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Article ID: 699093

Transgenic rice plants could help to neutralize HIV transmission

Iowa State University

An international research group, which included an ISU scientist, has proven that three proteins that can help prevent the spread of HIV can be expressed in transgenic rice plants. Using plants as a production platform could provide a cost-effective means of producing prophylactics, particularly in the developing world.

Released:
16-Aug-2018 10:05 AM EDT
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Embargo will expire:
20-Aug-2018 3:00 PM EDT
Released to reporters:
15-Aug-2018 12:15 PM EDT

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A reporter's PressPass is required to access this story until the embargo expires on 20-Aug-2018 3:00 PM EDT

ForefootStudyVisual.jpg

Article ID: 698961

Study of Ancient Forefoot Joints Reveals Bipedalism in Hominins Emerged Early

Stony Brook University

In the first comprehensive study of the forefoot joints of ancient hominins, to be published online in PNAS, an international team of researchers conclude that adaptations for bipedal walking in primates occurred as early as 4.4 million years ago

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14-Aug-2018 12:05 PM EDT
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Article ID: 698657

Study Finds Managed Waterways Are Not Isolated From Effects of Climate Change

Indiana University

A study led by researchers at Indiana University has found that human changes to rivers and streams in the United States and Canada do not isolate these natural resources from the effects of climate change.

Released:
7-Aug-2018 12:05 PM EDT
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Article ID: 698510

In a First, Scientists Precisely Measure How Synthetic Diamonds Grow

SLAC National Accelerator Laboratory

Scientists have now observed for the first time how diamonds grow from seed at an atomic level, and discovered just how big the seeds need to be to kick the crystal growing process into overdrive.

Released:
2-Aug-2018 4:05 PM EDT
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copper1.jpg

Article ID: 698465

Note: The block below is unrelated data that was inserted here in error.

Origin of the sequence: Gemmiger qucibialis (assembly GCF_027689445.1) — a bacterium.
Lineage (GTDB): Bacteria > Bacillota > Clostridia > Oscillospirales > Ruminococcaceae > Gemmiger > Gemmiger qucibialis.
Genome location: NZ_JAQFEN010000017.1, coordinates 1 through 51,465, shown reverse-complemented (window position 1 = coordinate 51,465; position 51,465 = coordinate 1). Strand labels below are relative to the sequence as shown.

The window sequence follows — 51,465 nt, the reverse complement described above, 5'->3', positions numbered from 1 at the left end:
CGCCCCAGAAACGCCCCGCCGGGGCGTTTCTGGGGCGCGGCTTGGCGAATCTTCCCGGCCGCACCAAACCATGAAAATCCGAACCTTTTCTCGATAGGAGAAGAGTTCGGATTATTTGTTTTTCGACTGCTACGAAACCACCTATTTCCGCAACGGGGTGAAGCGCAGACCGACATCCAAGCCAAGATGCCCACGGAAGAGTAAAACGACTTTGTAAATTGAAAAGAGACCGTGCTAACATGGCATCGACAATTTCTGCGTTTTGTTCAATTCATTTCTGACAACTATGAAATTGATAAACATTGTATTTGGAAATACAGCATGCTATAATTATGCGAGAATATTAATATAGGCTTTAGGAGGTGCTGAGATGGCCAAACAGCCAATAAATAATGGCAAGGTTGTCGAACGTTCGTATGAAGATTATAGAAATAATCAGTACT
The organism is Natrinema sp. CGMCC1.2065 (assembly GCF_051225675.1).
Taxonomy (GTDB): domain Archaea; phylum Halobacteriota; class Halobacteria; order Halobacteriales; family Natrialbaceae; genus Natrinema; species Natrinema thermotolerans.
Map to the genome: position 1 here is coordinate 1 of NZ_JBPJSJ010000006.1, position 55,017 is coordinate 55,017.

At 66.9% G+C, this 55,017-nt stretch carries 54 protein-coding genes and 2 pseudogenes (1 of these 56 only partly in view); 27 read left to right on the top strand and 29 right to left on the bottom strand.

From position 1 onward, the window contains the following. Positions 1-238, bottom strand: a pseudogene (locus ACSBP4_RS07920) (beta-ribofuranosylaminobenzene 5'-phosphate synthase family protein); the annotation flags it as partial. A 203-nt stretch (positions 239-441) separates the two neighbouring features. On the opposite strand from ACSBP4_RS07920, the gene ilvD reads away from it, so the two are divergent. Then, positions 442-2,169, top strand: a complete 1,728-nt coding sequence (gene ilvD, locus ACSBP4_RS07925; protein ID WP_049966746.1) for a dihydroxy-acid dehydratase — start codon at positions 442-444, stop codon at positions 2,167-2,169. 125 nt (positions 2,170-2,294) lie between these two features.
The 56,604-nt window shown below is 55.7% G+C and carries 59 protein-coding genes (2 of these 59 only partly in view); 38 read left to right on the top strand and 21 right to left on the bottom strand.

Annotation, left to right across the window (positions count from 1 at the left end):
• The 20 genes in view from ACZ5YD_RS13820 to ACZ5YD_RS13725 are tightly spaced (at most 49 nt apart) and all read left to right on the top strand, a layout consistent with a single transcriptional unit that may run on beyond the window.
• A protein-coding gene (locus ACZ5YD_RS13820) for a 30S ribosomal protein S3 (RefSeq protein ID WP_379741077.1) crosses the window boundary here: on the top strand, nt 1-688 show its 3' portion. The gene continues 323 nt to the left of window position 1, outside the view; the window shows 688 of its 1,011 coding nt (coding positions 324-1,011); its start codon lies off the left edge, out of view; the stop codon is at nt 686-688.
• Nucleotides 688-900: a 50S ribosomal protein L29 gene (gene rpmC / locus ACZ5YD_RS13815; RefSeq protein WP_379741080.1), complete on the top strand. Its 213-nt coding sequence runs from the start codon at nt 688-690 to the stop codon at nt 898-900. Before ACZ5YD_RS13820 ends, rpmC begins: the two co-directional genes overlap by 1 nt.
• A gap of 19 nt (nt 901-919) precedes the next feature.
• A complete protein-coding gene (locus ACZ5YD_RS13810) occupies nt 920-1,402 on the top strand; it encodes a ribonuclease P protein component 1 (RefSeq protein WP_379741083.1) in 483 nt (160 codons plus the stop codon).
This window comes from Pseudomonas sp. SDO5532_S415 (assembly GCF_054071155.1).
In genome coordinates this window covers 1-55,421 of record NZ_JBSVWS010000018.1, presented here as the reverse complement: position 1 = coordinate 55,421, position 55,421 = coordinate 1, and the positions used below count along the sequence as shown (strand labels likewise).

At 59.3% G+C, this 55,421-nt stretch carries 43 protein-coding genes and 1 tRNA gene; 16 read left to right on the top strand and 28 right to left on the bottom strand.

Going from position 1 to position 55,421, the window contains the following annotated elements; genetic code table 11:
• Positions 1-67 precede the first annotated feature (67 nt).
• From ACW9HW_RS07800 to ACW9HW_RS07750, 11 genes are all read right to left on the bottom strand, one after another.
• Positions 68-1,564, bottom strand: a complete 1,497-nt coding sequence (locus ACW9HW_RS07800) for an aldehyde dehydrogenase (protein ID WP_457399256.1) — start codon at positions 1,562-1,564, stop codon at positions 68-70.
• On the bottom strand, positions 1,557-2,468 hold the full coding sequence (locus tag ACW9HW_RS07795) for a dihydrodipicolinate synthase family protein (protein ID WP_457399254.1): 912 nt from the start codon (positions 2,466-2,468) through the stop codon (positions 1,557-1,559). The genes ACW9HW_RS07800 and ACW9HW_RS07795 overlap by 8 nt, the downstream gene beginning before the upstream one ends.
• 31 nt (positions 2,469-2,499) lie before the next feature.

Discovery of Copper Band Shows Native Americans Engaged in Trade More Extensively Than Previously Thought

Binghamton University, State University of New York

A research team including Matthew Sanger, assistant professor of anthropology at Binghamton University, State University at New York, has found a copper band that indicates ancient Native Americans engaged in extensive trade networks spanning far greater distances than what has been previously thought.

Released:
2-Aug-2018 10:05 AM EDT
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Article ID: 698105

Switching Sides: The Betrayal of an Anti-Cancer Gene

Weizmann Institute of Science

Continuing his groundbreaking p53 studies, the Weizmann Institute of Science’s Prof. Moshe Oren has shown how cancer cells within the tumor microenvironment – in particular, within the fibroblasts – can “brainwash” the p53 gene into helping cancer spread, rather than fighting it.

Released:
26-Jul-2018 12:05 PM EDT
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Article ID: 697784

Warming Alters Predator-Prey Interactions in the Arctic

Washington University in St. Louis

Under warming conditions, arctic wolf spiders’ tastes in prey might be changing, according to new research from Washington University in St. Louis, initiating a new cascade of food web interactions that could potentially alleviate some impacts of global warming.

Released:
23-Jul-2018 3:05 PM EDT
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Article ID: 697200

NUS researchers confine mature cells to turn them into stem cells

National University of Singapore

Research led by Professor G.V. Shivashankar of the Mechanobiology Institute, Singapore and Italy’s IFOM has revealed that mature cells can be reprogrammed into redeployable stem cells without direct genetic modification – by confining them to a defined geometric space for an extended period of time.

Released:
9-Jul-2018 11:05 PM EDT
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Article ID: 697178

Oxygen Levels on Early Earth Rose and Fell Several Times Before the Successful Great Oxidation Event

University of Washington

Earth’s oxygen levels rose and fell more than once hundreds of millions of years before the planetwide success of the Great Oxidation Event about 2.4 billion years ago, new research from the University of Washington shows.

Released:
9-Jul-2018 3:05 PM EDT
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